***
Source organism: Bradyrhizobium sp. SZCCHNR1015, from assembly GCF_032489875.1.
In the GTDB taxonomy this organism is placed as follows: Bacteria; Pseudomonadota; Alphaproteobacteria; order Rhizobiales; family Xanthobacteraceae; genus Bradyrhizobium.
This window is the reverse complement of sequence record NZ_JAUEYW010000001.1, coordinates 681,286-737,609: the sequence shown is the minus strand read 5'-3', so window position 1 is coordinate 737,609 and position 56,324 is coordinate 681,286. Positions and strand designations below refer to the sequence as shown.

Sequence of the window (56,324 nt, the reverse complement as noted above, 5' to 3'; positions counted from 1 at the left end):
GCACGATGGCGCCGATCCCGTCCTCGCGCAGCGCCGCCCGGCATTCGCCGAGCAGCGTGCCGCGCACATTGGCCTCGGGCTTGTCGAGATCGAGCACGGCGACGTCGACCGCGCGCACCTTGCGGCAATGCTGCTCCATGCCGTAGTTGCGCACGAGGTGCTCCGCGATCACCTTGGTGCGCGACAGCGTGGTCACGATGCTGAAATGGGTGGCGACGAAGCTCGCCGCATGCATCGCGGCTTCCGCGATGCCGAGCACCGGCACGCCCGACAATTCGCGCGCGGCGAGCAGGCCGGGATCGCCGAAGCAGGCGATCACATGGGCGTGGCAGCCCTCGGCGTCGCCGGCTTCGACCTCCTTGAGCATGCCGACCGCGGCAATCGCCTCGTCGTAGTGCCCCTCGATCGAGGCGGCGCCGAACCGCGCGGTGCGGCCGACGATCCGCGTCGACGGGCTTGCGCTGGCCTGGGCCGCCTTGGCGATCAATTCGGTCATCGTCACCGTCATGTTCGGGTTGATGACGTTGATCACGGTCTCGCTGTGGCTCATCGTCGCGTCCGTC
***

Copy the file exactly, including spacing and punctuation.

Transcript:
Source organism: Bradyrhizobium sp. SZCCHNR1015, from assembly GCF_032489875.1.
In the GTDB taxonomy this organism is placed as follows: Bacteria; Pseudomonadota; Alphaproteobacteria; order Rhizobiales; family Xanthobacteraceae; genus Bradyrhizobium.
This window is the reverse complement of sequence record NZ_JAUEYW010000001.1, coordinates 681,286-737,609: the sequence shown is the minus strand read 5'-3', so window position 1 is coordinate 737,609 and position 56,324 is coordinate 681,286. Positions and strand designations below refer to the sequence as shown.

Sequence of the window (56,324 nt, the reverse complement as noted above, 5' to 3'; positions counted from 1 at the left end):
GCACGATGGCGCCGATCCCGTCCTCGCGCAGCGCCGCCCGGCATTCGCCGAGCAGCGTGCCGCGCACATTGGCCTCGGGCTTGTCGAGATCGAGCACGGCGACGTCGACCGCGCGCACCTTGCGGCAATGCTGCTCCATGCCGTAGTTGCGCACGAGGTGCTCCGCGATCACCTTGGTGCGCGACAGCGTGGTCACGATGCTGAAATGGGTGGCGACGAAGCTCGCCGCATGCATCGCGGCTTCCGCGATGCCGAGCACCGGCACGCCCGACAATTCGCGCGCGGCGAGCAGGCCGGGATCGCCGAAGCAGGCGATCACATGGGCGTGGCAGCCCTCGGCGTCGCCGGCTTCGACCTCCTTGAGCATGCCGACCGCGGCAATCGCCTCGTCGTAGTGCCCCTCGATCGAGGCGGCGCCGAACCGCGCGGTGCGGCCGACGATCCGCGTCGACGGGCTTGCGCTGGCCTGGGCCGCCTTGGCGATCAATTCGGTCATCGTCACCGTCATGTTCGGGTTGATGACGTTGATCACGGTCTCGCTGTGGCTCATCGTCGCGTCCGTC